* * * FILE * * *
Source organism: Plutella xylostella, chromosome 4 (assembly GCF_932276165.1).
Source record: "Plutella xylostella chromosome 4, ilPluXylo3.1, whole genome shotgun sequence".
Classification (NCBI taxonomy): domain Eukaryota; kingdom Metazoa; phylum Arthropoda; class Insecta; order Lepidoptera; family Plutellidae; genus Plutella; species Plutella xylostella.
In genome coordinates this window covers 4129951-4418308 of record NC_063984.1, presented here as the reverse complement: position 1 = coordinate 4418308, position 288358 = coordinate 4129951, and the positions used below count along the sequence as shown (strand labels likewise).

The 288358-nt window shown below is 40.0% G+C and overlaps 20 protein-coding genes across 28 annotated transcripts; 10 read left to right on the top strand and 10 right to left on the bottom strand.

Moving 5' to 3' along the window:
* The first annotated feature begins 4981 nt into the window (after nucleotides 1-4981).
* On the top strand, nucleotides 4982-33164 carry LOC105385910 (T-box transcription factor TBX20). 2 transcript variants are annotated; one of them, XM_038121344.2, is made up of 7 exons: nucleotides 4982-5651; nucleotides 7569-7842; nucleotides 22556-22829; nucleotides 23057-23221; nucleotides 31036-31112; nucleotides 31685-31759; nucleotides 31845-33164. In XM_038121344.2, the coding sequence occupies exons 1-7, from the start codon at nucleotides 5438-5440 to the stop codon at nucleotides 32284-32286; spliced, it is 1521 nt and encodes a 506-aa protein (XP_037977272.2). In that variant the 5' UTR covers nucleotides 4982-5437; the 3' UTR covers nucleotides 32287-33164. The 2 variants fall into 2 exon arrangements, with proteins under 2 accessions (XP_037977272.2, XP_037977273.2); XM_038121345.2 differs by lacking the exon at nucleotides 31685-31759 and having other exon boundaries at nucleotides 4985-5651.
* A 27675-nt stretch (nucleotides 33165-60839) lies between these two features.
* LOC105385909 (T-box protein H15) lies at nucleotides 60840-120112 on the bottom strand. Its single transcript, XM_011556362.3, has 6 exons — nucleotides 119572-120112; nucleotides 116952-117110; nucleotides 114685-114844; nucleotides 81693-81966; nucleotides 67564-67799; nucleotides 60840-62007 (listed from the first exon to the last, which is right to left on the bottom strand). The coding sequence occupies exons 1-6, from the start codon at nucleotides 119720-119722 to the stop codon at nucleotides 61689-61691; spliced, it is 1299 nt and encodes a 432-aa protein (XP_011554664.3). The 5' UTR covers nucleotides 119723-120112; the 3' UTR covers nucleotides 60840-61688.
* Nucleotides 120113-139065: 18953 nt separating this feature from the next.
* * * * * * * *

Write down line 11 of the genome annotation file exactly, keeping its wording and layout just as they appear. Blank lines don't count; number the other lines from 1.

* Nucleotides 120113-139065: 18953 nt separating this feature from the next.